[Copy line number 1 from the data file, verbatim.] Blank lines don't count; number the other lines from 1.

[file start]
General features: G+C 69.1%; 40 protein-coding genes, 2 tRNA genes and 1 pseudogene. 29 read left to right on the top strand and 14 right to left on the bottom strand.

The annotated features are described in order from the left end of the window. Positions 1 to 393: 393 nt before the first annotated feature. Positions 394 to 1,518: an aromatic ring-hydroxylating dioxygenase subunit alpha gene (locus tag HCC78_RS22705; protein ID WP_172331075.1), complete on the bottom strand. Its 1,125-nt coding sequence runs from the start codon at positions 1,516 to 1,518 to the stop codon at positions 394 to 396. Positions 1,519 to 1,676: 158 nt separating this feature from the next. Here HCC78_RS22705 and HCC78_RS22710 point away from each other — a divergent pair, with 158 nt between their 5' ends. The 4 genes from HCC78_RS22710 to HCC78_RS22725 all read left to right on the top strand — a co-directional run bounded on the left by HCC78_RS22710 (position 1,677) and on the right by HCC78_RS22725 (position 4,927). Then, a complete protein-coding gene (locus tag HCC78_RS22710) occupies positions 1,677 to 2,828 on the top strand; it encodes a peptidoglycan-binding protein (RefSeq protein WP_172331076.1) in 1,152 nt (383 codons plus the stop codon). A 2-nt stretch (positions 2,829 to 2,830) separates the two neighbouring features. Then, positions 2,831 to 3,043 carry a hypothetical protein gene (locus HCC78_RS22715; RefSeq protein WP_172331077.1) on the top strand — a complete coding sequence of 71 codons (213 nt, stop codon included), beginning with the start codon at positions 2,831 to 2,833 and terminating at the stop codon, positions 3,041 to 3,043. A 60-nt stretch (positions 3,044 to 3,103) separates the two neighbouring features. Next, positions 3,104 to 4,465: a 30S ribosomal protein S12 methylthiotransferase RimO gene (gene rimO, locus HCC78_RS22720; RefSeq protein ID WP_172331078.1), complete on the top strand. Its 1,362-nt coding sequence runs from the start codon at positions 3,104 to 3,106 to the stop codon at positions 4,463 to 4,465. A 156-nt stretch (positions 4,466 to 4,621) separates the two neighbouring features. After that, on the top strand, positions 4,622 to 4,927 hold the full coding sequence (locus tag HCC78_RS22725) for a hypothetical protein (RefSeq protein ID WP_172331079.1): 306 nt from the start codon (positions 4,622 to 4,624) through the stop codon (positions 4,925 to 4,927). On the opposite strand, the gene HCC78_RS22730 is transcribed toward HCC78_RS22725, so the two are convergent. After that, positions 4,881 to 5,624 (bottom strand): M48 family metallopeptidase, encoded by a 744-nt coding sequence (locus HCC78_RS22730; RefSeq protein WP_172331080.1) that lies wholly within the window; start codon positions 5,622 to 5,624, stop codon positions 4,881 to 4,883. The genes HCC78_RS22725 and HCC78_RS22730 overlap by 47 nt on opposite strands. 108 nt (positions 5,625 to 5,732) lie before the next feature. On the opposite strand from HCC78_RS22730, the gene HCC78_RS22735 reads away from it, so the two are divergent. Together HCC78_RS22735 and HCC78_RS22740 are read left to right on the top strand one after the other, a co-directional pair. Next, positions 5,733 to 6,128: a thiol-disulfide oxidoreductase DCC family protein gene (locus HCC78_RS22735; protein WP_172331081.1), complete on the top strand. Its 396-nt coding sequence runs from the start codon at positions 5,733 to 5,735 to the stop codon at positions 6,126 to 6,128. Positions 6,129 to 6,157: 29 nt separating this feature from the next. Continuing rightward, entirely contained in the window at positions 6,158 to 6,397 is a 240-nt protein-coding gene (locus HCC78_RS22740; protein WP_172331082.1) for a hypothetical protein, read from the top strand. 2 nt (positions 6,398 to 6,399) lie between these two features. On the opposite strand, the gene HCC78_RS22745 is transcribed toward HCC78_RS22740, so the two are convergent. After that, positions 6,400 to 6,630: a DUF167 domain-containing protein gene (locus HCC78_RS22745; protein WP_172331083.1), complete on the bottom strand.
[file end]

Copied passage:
General features: G+C 69.1%; 40 protein-coding genes, 2 tRNA genes and 1 pseudogene. 29 read left to right on the top strand and 14 right to left on the bottom strand.